“Save me!” Nanna Kay clamped her hands over her mouth.

“The thief holds up her hand. ‘Take it!’, she says, holding out the finger that bears the stolen ring. ‘Take it, and go!’ There is silence, but for the whipping wind and rain outside, and a sound that might be an intake of breath, or a hiss of pleasure. ‘Take it?’ says a damp voice. ‘Yes! Take it!’ Her hand is still in the air. Why does this dead thing delay? A coldness envelopes the finger, as if it is plunged into ice water. She manages to open her eyes as the pain grips her. A tearing, rending pain, as dead teeth sink through the flesh of her hand.”

“No!” Nanna Kay leaped to her feet, scattering cups and doilies everywhere. The corpse jumped too, its hands raised defensively. “What are you doing? You don’t wanna be telling him things like that! What if he comes and bites off your finger?”

“Look, I don’t write the rules,” said Eleanor indignantly. “All I’m doing is telling him the way it is.”

Nanna Kay tucked her hands into her armpits. “Well I’m not about to start having fingers bitten off. Why don’t you just tell him the nice version? She throws the ring at him, he takes it and buggers off. Something like that.”

“Honestly, next you’ll be telling him he should turn up at the doorstep in broad daylight. With flowers. There’s a right way and a wrong way to do these things, you can’t just — ”

The dead man pushed back his chair and stood, a movement so sudden that both women took a hurried step backward. He stared at them, one corner of his mouth twitching horribly, then turned and lurched from the room.

“Where are you going, Haysman?” Eleanor called out. “Don’t you want your ring back?”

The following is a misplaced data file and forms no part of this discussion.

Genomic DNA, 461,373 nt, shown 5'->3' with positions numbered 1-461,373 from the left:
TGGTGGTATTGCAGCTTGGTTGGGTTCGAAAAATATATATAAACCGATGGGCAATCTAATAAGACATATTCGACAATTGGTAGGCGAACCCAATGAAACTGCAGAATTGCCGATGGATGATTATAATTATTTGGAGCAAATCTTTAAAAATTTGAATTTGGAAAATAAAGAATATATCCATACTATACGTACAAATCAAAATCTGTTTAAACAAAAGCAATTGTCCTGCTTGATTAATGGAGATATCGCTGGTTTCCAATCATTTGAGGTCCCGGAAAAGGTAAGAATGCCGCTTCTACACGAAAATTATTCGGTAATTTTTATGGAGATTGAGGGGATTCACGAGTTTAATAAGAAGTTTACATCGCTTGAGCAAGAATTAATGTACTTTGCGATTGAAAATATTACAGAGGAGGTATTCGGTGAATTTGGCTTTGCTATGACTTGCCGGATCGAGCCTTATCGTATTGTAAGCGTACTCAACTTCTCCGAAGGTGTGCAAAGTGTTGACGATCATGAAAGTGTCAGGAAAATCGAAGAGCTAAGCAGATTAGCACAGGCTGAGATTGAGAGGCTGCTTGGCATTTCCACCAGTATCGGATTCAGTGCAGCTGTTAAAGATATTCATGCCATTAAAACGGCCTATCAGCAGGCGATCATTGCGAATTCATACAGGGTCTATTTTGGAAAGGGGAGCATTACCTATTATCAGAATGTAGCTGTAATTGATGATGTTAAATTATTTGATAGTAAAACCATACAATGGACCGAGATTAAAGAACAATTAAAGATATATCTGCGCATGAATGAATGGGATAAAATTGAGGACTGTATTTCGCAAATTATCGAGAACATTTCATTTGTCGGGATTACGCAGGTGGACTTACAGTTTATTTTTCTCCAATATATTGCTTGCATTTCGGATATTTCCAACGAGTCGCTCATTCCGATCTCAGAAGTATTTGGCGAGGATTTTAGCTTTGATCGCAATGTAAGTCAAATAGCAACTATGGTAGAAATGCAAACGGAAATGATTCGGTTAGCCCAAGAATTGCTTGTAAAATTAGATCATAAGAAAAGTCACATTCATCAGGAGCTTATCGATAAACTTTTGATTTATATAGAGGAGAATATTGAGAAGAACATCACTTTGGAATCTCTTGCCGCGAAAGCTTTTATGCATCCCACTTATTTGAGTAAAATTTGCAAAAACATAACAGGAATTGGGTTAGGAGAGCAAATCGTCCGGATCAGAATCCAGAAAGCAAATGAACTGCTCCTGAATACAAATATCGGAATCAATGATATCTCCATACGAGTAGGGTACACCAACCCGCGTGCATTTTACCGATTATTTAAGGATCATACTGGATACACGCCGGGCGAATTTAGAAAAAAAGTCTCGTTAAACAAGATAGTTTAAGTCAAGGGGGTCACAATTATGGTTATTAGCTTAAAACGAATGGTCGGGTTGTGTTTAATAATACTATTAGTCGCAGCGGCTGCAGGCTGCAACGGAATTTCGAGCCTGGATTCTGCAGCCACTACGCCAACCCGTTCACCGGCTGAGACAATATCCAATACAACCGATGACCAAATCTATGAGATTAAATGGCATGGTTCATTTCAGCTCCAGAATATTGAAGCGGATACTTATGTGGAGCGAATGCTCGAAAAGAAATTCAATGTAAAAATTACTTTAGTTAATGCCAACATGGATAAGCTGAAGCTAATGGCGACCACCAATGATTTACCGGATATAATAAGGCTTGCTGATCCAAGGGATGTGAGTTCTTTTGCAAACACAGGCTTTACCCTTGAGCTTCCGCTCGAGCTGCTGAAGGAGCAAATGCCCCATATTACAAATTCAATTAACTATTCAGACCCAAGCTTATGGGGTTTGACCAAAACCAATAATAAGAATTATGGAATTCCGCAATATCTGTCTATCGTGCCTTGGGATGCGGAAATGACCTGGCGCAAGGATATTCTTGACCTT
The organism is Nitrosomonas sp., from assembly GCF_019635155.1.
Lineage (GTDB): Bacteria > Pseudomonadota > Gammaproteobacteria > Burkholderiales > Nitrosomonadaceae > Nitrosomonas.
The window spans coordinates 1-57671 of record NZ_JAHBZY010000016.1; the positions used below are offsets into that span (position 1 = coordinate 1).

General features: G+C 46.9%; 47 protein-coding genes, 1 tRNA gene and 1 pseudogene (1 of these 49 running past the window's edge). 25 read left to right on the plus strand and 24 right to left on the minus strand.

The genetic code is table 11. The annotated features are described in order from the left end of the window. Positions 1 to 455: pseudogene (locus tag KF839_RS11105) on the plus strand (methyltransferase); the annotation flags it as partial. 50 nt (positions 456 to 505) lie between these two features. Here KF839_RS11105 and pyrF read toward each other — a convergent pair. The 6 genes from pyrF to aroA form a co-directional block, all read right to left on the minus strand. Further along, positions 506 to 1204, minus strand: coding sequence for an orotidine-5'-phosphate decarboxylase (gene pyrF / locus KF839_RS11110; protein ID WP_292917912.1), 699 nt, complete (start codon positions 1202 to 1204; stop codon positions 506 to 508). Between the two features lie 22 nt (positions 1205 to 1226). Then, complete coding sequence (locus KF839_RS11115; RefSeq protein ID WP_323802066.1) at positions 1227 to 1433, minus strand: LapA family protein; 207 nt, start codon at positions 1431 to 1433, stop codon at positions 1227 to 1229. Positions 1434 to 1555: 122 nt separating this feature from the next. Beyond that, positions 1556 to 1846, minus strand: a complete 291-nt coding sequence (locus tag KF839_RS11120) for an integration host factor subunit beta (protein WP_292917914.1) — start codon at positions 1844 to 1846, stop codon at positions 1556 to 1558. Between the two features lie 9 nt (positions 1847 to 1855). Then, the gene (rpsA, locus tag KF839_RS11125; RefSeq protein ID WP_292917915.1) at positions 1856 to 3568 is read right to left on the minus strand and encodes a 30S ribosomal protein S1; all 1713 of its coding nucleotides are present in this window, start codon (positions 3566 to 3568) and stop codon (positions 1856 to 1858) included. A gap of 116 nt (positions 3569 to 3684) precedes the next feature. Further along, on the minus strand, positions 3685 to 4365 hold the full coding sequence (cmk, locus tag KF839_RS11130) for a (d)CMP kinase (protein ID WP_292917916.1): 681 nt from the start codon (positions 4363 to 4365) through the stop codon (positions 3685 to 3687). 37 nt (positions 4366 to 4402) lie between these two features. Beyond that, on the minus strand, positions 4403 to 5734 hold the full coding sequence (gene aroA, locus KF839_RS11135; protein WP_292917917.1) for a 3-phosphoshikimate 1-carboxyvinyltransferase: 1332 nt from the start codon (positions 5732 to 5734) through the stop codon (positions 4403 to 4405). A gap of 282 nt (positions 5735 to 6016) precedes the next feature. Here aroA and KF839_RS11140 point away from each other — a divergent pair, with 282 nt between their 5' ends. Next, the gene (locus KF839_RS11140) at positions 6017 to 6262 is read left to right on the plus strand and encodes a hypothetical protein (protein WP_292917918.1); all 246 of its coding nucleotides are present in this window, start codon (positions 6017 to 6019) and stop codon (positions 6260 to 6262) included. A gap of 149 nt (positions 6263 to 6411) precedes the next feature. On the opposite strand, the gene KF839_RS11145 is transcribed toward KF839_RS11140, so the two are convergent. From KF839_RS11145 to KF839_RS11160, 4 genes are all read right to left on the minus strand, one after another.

The front door banged shut.

The two women looked at each other. Eleanor opened her mouth to speak, but closed it without a sound. In unison, they pulled back chairs and sat at the table.

“You scared him.” Nanna Kay slurped the last dregs of her tea.

Eleanor slapped herself on the chest. “What do you mean, ‘I scared him’? You were the one who wanted to know how it’s supposed to be done. And you were the one who told the story first!”

“Yes, but mine wasn’t scary. You said so yourself.”

“When did I — ” Eleanor’s retort died in her throat at the sound of heavy knocking on the door.

Nanna Kay clicked her tongue. “Don’t tell me it’s another one. Did you cut off anyone else’s bits ‘n’ pieces on your walk this morning?”

Lips pursed, Eleanor stood and dusted her apron. She made her way to the door, aware of Nanna Kay’s padding footsteps close behind.

She opened it to find the corpse of Haysman standing there, swaying slightly. He was clutching a bunch of roses, most of which still had the roots dangling beneath. As soon as the door was opened, he thrust them forward, one side of his mouth lifting slightly as if somebody on the roof had it snared on a fishing line.

Eleanor pinched the bridge of her nose. “Oh no, don’t tell me.”

“They’re beautiful!” Nanna Kay chortled. “Go on – aren’t you gonna take them? Don’t tell me you get flowers from men every day, ‘cos I know you don’t.”

“Would you mind not being so rude?”

Nanna Kay pointed at the flowers. “Look, if you don’t take them, I will. You better decide.”

With a gesture of surrender, Eleanor snatched the flowers and handed them to Nanna Kay. She rummaged in the pocket of her apron, all the while muttering and cursing, and finally drew out a small silver ring. “Here you go, Haysman. Now bugger off.”

The corpse lifted its intact hand and gently took the ring. With a last tug of a dank forelock, it turned and lurched away over the fields.

Eleanor and Nanna Kay watched the dead man go, ignoring the insistent whistling of the kettle in the kitchen behind.

When the mortal remains of Haysman had finally disappeared over a rise, Eleanor clicked her tongue. “I don’t know. What is it with zombies these days?”

Nanna Kay chuckled. “They’re going soft?”

“Same with most men, I’d say.”

“And they can’t hold their drink neither.”

Despite her annoyance, and the mess Haysman had made of the rose-bed, and the fact that she had lost a lovely little silver ring, Eleanor laughed. “Come on, let’s go make that cup of tea.”


Peter Cooper lives in Adelaide, Australia, with his wife and 3 small but energetic sons. His short fiction has appeared in Andromeda Spaceways Inflight Magazine and Antipodean SF, and his first novel, The Ghost of Ping-Ling, was published by Scholastic in February of this year. He blogs at cacklingscribe.blogspot.com.au.